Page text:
I feel critics were overlooking the quality of the songs and how much variety there was. Critics soon opened their minds and eyes and Blur’s eponymous record is seen as one of their finest. They had, as I mentioned, retained their sound and identity but there was a move away from British Pop and more American influence guiding them. I love how they moved from short and intense songs such as Chinese Bombs and could give us something expansive and extensive like Essex Dogs. Consider Song 2 and its sound and match it with Look Inside America. There are no weak tracks on the album (in my view) and I can tell how inspired the band sound. Blur are still going (I think) but they helped introduce American sounds to Britain and, whilst people were aware of new American sounds, Blur made a big impression. Blur would continue to record albums after 1997 but I do not think they matched the heights and depths of Blur. It is a record that sounds exceptional still and keeps revealing new pearls and favourites. Many go after the big hits like Song 2 and On Your Own but I love Death of a Party and Look Inside America – others like the rarer oddities like Essex Dogs and Theme from Retro. 1997 was a year when Britain’s two biggest bands, Blur and Oasis, were priming new albums and both were in different places. Oasis could do no wrong and many felt their third album would topple everything that came before. Blur hit gold with 1994’s Parklife but The Great Escape found them elevated and then brought down to earth – it was a strange time and it seemed like their commercial pull was on the slide. Blur came along on 10th February, 1997 and took them to new heights. It might have taken the British press a while to warm to the wonders of the album but now, twenty-two years later, Blur is considered a...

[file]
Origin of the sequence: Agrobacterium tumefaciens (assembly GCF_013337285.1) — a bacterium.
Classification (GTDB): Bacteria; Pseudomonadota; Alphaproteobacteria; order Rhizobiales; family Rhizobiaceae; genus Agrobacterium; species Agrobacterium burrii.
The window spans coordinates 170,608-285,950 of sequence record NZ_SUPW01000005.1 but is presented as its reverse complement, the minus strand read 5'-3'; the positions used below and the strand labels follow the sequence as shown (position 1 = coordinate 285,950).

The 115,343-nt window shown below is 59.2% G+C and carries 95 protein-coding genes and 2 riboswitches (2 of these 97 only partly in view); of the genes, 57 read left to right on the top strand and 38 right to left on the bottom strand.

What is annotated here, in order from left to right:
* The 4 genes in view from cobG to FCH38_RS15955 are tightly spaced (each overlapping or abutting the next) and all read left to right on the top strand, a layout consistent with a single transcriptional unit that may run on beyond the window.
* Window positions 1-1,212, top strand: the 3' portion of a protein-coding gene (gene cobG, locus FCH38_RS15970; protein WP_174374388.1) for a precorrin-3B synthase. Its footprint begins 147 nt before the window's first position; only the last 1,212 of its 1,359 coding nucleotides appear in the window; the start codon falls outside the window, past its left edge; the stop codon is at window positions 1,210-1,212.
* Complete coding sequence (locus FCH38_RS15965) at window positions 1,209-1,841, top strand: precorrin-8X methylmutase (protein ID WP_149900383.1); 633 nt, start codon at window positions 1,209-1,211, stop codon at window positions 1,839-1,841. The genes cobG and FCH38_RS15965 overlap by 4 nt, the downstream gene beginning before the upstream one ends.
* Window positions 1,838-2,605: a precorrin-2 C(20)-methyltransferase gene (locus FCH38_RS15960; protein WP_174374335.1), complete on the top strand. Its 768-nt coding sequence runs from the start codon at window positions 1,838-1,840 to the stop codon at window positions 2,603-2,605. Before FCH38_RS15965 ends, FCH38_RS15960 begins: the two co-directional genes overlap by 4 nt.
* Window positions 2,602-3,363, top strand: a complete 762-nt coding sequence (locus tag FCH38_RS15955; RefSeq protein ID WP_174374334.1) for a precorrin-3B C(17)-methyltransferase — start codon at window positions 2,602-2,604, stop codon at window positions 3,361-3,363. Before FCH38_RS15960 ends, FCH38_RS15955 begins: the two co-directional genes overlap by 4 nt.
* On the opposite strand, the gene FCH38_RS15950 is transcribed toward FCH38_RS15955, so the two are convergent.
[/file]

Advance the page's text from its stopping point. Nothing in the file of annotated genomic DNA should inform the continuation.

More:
TRULY stunning record.